25 Tesla cars in 13 countries hacked as a security warning by a 19-year-old enthusiast
With modern electric cars dubbed "computers on wheels," reports on successfully hacking them to take over control were only a matter of time. When those reports refer to the world's most valuable car company, Tesla, it becomes all the more interesting how the hacker has achieved access to an EV belonging to someone else. The issue then becomes even more troubling given the fact that the breach was achieved by a 19-year-old "IT Security Specialist & Hacker." David Colombo claims they managed to virtually break into 25 Tesla cars in 13 countries and gain control over some of their functions via a third-party vulnerability. What was he able to with the Teslas then?
Nevertheless I now can remotely run commands on 25+ Teslas in 13 countries without the owners knowledge. Regarding what I‘m able to do with these Teslas now. This includes disabling Sentry Mode, opening the doors/windows and even starting Keyless Driving...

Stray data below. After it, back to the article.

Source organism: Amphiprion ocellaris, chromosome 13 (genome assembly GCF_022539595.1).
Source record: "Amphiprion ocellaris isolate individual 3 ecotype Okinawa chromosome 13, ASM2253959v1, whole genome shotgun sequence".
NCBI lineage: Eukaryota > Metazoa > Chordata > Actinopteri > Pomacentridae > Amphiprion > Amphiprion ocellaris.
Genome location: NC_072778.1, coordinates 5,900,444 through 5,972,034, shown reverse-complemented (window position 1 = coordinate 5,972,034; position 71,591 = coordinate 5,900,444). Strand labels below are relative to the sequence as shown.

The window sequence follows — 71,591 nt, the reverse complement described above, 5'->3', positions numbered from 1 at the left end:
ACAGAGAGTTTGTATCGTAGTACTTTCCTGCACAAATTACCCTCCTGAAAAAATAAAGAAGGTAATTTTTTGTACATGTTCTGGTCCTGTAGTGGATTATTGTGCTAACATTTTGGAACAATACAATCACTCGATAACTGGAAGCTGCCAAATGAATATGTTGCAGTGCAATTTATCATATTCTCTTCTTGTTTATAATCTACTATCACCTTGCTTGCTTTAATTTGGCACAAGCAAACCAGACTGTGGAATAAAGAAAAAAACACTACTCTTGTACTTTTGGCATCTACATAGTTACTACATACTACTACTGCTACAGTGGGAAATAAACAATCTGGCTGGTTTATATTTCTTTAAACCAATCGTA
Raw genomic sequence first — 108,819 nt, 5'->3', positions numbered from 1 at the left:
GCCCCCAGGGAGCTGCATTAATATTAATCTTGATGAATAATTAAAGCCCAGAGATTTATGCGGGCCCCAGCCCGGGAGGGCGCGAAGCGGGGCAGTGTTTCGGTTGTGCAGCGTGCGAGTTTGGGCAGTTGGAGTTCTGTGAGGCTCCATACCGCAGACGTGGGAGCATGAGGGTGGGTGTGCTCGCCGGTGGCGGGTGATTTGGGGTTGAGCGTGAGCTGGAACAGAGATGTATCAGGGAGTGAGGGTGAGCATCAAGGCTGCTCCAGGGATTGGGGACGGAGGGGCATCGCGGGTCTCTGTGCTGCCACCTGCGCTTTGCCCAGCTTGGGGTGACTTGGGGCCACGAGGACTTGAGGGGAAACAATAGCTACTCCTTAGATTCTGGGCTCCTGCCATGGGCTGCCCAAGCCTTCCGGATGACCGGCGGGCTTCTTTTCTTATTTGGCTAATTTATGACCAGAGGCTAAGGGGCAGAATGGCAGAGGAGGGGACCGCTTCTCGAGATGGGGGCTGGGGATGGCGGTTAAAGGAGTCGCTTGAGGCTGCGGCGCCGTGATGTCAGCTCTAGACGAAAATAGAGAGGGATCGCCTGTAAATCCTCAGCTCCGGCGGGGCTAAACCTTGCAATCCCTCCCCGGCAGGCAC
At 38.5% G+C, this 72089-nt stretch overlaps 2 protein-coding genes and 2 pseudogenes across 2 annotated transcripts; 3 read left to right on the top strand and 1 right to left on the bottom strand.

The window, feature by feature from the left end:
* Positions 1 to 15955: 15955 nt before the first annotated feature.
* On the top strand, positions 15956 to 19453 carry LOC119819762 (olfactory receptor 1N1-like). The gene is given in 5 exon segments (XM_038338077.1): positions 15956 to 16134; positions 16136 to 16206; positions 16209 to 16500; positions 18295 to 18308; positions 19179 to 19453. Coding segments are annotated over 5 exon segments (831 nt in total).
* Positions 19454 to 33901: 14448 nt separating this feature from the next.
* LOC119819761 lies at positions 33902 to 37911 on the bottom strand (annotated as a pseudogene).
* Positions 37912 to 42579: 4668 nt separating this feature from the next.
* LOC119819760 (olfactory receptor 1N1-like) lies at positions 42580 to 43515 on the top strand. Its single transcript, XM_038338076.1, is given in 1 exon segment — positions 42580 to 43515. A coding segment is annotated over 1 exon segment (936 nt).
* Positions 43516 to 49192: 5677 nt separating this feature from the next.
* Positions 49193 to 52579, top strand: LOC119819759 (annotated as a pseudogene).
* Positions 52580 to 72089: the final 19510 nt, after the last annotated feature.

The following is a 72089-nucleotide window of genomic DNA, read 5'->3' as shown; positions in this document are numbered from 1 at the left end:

I could also query the exact location, see if a driver is present and so on. The list is pretty long. And yes, I also could remotely rick roll the affected owners by playing Rick Astley on Youtube in their Teslas...
As already stated in some other replies, it is not „full remote control“ as in being able to remotely control steering or acceleration & braking... Yes, I potentially could unlock the doors and start driving the affected Teslas. No I can not intervene with someone driving (other than starting music at max volume or flashing lights) and I also can not drive these Teslas remotely.
He flagged the hack to Tesla's security team as there was no way to warn the people affected, and they are reportedly taking action, revoking tokens en masse, and looking into ways to avoid the issue in the future. It's worth noting that the Tesla access gained was not via some vulnerability in the car's core software, but rather third-party mods or hardware that people installed, so the issue is potentially affecting only a limited amount of Tesla drivers.
Keyless Driving no longer requires a password.https://t.co/E7IvtawUlb— David Colombo (@david_colombo_) January 13, 2022